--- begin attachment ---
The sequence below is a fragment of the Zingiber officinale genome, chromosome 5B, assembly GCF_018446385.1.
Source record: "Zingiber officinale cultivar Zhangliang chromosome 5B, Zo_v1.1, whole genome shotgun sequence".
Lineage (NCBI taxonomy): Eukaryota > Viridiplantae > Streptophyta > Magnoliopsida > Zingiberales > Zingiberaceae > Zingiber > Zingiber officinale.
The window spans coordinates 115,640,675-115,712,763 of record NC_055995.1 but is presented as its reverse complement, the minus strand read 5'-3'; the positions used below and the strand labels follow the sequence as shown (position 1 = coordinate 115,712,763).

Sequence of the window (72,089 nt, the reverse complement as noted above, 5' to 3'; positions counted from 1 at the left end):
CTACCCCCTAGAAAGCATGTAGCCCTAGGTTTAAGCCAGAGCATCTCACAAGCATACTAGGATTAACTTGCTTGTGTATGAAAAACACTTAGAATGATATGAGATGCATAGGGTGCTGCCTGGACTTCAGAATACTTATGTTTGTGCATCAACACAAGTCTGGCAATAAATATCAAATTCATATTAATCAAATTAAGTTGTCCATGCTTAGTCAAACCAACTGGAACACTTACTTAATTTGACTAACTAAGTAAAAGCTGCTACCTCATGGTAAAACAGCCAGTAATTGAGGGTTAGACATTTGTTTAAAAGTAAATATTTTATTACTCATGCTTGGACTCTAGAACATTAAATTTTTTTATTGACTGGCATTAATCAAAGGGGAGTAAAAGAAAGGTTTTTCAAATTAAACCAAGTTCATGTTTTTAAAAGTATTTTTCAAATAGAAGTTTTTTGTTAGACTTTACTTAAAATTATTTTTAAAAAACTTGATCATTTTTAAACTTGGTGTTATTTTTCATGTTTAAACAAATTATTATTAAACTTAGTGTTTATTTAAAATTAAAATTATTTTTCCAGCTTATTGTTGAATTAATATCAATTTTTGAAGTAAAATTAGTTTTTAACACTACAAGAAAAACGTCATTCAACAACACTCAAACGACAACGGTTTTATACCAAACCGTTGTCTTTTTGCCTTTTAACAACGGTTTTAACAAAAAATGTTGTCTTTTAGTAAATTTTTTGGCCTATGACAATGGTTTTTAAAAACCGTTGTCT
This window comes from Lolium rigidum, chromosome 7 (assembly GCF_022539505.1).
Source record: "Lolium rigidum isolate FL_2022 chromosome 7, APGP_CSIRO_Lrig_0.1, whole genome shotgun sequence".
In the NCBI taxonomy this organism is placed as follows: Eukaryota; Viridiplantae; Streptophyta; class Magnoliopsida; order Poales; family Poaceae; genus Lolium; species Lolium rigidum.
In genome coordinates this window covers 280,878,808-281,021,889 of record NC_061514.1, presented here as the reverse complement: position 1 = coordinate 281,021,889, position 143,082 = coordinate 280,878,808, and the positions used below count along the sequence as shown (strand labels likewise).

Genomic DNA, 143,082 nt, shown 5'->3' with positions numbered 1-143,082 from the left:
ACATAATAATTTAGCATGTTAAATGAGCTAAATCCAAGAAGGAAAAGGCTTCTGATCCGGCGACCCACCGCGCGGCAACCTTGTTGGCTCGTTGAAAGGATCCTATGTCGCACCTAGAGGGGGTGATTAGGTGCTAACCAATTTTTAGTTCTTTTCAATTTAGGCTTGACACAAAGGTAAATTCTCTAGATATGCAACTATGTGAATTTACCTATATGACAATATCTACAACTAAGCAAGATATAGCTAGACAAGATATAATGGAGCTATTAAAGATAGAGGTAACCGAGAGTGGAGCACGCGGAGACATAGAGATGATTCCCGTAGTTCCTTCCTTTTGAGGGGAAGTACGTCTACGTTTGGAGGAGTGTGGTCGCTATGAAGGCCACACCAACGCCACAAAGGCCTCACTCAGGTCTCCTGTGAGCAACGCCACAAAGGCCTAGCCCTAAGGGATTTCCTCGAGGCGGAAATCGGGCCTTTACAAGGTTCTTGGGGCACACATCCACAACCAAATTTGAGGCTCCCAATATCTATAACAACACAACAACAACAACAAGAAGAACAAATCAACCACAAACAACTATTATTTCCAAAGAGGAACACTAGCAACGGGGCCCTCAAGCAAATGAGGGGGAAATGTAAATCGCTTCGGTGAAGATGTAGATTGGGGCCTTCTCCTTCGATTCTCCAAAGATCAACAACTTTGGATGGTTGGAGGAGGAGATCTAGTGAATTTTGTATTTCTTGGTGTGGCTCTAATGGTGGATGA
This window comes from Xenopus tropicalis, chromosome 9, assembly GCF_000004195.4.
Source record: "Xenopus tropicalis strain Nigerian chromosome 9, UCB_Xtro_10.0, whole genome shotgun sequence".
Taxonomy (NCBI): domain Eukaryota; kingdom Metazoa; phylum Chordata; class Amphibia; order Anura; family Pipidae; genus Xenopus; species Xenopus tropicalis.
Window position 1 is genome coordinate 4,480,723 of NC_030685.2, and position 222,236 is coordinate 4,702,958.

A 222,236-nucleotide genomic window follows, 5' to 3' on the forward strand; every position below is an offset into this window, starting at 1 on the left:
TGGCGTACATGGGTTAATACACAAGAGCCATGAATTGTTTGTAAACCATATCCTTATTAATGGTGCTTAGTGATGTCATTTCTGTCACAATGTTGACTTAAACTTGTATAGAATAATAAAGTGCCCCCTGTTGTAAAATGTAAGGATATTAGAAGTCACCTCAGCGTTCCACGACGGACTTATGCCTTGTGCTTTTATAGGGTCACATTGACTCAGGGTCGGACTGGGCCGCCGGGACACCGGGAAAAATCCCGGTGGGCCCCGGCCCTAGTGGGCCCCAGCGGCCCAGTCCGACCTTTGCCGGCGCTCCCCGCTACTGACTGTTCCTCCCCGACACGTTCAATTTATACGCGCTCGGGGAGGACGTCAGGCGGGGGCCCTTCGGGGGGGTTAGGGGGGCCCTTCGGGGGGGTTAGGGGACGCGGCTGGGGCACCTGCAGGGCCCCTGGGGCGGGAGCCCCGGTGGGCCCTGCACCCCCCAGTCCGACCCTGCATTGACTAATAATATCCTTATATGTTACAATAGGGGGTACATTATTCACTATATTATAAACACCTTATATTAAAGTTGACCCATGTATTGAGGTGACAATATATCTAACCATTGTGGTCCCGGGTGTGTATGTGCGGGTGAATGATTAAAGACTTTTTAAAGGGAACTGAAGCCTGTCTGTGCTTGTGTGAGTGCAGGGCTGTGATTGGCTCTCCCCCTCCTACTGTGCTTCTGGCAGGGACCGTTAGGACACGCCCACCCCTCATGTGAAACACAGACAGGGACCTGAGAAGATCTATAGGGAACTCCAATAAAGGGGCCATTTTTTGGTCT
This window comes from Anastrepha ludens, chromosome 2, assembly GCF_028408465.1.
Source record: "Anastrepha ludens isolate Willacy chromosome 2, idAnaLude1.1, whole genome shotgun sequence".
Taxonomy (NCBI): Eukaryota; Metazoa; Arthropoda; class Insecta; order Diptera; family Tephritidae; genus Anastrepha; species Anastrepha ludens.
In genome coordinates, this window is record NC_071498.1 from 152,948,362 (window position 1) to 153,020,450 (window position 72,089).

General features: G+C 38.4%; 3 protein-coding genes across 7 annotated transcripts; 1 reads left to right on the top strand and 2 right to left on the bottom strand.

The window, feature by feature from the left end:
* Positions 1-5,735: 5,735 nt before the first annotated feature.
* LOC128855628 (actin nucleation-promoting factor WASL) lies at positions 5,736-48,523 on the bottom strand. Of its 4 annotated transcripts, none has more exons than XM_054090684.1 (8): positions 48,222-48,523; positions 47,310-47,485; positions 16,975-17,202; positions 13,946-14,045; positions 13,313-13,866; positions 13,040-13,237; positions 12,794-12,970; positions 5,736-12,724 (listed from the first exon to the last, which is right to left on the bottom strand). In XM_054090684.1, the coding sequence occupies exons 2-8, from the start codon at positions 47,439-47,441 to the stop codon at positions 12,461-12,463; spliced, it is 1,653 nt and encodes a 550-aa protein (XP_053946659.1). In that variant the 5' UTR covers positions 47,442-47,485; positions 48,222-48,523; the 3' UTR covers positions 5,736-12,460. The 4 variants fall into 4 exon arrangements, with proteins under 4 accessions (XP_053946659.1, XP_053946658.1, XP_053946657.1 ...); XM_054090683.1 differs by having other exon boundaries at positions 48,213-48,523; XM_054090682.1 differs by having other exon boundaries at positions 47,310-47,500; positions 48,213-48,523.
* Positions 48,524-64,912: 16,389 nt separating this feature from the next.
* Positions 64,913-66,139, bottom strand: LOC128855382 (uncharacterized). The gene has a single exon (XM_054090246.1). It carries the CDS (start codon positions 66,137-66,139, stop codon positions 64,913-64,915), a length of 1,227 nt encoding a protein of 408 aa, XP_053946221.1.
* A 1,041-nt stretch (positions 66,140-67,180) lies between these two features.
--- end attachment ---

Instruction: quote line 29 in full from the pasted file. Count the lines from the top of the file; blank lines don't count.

* A 1,041-nt stretch (positions 66,140-67,180) lies between these two features.